Top Left Logo
Healthy Living Healthy People, Healthy Communities
Skip Navigation Links
Home
Careers
Tenders
Give
For Health Professionals
Contact Us

Spacer Spacer Spacer Spacer
Index      Small Text Medium Text Large Text  


 

A  B  C  D  E  F  G  H  I  J  K  L  M  N  O  P  Q  R  S  T  U  V  W  X  Y  Z  

Genital Herpes

Genital herpes is a sexually transmitted infection that is caused by the herpes simplex virus (HSV) and is spread through skin to skin contact with an infected person.

There are two types of herpes viruses:

  • Herpes Simplex 1 (the common cold sore) appears in the mouth area and can spread to the genitals through oral sex.
  • Herpes Simplex 2 is commonly found on the genital area and can be transmitted to the mouth by oral sex.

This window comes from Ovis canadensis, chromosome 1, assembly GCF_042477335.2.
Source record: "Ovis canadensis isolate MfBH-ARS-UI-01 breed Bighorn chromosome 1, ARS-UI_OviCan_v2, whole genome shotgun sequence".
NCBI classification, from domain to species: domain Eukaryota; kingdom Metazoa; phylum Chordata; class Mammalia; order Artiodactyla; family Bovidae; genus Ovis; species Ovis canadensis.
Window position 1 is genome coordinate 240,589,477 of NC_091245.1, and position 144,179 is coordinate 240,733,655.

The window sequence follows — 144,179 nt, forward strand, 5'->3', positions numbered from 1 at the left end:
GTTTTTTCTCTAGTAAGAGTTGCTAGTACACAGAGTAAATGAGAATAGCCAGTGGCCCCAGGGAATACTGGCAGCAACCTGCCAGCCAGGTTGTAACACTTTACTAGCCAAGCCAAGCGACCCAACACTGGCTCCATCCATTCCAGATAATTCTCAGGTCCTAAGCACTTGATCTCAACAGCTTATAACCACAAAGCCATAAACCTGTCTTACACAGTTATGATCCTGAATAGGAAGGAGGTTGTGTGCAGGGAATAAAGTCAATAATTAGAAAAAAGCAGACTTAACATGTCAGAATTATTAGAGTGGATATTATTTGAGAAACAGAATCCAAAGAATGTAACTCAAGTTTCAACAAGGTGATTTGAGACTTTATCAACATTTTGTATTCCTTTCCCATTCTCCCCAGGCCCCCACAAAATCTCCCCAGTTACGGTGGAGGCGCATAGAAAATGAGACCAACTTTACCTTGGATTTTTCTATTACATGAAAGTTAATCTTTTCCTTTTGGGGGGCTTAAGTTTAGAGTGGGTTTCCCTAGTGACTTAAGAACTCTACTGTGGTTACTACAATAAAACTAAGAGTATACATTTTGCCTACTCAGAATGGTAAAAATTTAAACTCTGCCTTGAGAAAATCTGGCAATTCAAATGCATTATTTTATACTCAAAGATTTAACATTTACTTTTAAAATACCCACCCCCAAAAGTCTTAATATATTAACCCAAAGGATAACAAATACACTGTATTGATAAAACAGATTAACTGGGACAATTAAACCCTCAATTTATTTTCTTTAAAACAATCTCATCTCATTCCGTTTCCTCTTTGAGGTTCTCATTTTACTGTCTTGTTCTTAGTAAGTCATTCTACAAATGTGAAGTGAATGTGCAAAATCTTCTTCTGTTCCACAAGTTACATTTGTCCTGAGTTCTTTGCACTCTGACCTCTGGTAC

Symptoms: An outbreak can vary from one sore to clusters of small blisters on the penis, scrotum, vulva (lips of the vagina), anus or the area that is covered by a pair of boxer shorts. Even when there are no obvious sores or signs of infections, the virus can be passed on.

Testing for genital herpes is done by swabbing the visible sores or by blood tests. See your health care provider as soon as any visible signs appear or if you are concerned that you may have been exposed to an STI.

Treatment: Herpes cannot be cured but medications such as antivirals can help ease  symptoms, reduce further episodes and prevent the spread of herpes to sexual partners.

Prevention: Condoms and oral dams help avoid the spread of genital herpes, but only from the area covered by the condom or oral dam.

To reduce your risk of getting STIs, including HIV,  follow these practices:

  • Use a condom and/or oral dam properly and consistently each time you are sexually active. 
  • See your healthcare provider or go to a sexual health clinic to be tested for STIs if you are sexually active or starting a sexual relationship with a new partner. 
  • You and your partner should be tested for STIs before becoming sexually active and then again in three to six months.

You can’t tell if someone has an STI by looking at them; the only way to know is to be tested.

Links:

spacer
Updated Mar 15, 2017